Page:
Pupil measurements added to American Heart Association guidance for brain injury prognosis
Updated American Heart Association Guidelines for CPR and Emergency Cardiovascular Care included the Neurological Pupil Index and automated pupillometry as an objective measure of brain injury prognosis after cardiac arrest.
Health care providers can assess pupillary light reflex with automated infrared pupillometry, according to a press release on the updated guidelines. The NPi-200 Pupillometer from NeurOptics, a medical technology company, measures pupil size and reactivity and calculates a patient’s neurological pupil index (NPi) value. NPi scores range from 0 to 4.9; scores under 3 are considered abnormal, according to the release.
“The NPi scale removes subjectivity from the neurological evaluation, providing clinicians with more accurate, objective and reliable pupil data that can be trended over time and allows earlier detection of changes for timelier patient treatment,” William Worthen, president and CEO of NeurOptics, said in the release.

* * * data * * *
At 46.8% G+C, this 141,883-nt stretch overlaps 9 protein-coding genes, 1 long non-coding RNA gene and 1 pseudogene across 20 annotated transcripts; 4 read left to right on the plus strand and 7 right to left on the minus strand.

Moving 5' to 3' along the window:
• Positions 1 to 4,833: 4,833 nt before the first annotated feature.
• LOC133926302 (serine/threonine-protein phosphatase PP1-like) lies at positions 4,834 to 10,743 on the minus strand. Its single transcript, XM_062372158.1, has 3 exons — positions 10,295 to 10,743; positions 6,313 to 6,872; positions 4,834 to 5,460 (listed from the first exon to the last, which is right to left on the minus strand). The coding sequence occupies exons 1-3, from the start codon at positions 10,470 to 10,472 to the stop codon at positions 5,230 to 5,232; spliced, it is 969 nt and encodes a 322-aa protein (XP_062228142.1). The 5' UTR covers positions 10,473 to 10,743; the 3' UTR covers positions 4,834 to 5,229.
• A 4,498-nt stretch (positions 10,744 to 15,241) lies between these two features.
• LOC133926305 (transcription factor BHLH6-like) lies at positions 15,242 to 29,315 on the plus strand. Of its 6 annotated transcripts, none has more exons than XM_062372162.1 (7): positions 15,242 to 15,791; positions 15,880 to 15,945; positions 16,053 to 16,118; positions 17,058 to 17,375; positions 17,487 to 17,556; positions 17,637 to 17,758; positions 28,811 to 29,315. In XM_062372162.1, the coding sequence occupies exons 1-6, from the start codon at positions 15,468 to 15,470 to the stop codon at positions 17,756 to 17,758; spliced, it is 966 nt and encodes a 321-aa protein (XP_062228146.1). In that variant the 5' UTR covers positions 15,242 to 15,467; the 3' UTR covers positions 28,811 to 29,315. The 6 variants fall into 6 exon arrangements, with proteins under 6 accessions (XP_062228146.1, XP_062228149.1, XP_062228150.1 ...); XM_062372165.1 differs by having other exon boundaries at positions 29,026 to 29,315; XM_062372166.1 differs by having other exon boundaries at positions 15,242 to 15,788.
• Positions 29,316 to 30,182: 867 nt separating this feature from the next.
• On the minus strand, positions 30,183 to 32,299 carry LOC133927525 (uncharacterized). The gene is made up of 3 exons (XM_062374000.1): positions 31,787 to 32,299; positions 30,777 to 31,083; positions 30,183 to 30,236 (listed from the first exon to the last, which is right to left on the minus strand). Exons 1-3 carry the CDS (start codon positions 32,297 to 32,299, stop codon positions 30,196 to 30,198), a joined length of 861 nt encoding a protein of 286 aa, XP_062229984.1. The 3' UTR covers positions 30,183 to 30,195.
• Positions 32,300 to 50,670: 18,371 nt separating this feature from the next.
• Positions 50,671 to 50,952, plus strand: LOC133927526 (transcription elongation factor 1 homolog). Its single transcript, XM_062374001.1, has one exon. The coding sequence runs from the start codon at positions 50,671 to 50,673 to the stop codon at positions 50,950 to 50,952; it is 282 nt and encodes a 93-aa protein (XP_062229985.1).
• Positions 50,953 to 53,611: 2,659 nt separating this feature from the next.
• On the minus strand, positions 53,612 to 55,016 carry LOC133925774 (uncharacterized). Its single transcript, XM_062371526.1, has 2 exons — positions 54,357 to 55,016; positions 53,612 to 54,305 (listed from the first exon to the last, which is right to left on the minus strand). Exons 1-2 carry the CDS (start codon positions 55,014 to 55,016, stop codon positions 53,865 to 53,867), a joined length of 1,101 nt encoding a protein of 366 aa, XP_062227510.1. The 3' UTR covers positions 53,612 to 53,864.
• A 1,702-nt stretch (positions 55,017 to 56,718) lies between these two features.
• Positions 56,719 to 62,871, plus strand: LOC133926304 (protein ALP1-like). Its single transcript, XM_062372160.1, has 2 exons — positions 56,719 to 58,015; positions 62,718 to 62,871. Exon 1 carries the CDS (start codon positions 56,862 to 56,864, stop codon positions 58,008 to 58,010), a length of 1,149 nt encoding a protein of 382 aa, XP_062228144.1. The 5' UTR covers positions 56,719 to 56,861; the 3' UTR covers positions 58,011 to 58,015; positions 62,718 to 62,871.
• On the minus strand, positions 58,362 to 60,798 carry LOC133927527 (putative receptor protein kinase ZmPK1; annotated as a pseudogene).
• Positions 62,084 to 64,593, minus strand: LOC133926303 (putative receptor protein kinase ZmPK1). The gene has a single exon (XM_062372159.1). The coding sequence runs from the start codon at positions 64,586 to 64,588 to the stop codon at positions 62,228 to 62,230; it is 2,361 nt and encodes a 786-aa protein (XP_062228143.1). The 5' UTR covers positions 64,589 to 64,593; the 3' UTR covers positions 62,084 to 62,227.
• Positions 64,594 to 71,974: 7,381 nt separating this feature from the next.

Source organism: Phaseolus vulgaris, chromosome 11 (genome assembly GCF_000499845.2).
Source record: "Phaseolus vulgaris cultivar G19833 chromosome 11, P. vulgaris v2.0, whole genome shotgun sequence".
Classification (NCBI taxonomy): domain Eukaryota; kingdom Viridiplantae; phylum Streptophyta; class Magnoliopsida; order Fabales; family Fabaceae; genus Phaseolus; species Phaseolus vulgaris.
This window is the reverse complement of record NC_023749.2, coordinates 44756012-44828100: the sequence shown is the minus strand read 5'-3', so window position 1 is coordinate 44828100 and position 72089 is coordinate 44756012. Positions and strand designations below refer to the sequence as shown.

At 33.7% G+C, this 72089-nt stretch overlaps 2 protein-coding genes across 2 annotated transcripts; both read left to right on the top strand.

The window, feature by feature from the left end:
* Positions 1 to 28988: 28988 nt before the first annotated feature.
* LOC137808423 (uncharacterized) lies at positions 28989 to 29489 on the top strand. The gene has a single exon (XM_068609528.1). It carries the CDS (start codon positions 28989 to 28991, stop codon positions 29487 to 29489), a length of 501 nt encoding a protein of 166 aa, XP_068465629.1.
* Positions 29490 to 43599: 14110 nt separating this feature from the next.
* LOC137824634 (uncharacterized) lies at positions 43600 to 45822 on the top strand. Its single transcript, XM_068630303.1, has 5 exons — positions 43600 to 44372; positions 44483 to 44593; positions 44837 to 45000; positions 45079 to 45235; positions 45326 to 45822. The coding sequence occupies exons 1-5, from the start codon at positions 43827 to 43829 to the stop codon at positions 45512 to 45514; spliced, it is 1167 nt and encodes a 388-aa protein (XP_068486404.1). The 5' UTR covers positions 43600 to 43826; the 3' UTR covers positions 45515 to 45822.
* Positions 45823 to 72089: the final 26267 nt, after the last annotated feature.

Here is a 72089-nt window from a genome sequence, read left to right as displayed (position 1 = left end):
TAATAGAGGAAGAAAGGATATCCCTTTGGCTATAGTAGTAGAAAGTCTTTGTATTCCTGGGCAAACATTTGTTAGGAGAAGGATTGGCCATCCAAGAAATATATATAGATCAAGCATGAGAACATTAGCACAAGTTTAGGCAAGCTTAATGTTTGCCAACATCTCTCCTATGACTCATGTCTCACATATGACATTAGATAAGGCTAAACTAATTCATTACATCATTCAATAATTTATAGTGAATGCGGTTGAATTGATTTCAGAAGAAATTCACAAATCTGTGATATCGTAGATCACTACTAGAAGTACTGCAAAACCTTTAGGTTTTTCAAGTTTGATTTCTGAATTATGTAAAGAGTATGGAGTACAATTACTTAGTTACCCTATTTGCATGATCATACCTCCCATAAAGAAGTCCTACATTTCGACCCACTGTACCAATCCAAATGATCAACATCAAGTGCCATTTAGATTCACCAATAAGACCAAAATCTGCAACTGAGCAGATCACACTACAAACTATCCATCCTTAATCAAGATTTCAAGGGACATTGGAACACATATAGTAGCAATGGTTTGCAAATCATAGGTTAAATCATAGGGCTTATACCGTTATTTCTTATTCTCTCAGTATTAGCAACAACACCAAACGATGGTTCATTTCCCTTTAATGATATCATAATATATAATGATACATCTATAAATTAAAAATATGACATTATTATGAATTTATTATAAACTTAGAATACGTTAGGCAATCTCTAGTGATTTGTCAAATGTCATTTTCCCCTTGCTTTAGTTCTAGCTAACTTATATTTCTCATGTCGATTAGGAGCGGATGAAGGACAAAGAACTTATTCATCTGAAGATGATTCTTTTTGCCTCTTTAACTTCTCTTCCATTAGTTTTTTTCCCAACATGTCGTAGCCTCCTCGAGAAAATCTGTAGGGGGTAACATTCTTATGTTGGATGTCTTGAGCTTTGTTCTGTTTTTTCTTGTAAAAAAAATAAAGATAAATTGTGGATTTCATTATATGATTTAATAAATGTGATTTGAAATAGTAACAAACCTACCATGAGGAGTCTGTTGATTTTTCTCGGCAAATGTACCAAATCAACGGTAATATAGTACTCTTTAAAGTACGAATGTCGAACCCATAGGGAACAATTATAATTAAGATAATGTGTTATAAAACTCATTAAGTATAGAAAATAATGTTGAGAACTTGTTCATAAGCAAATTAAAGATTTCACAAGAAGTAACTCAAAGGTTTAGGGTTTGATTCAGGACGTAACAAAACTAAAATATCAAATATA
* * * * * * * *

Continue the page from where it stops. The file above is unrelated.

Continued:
According to the new guidelines from the American Heart Association, most deaths attributed to brain injury after cardiac arrest result from removal of life-sustaining treatment because of predictions for a poor neurological outcome. Automated evaluation of pupillary reactivity, as is done with the NPi scale, offers a standard way to examine pupil size and reactivity to inform a prognosis of a poor neurological outcome in patients who remain comatose 72 hours after cardiac arrest.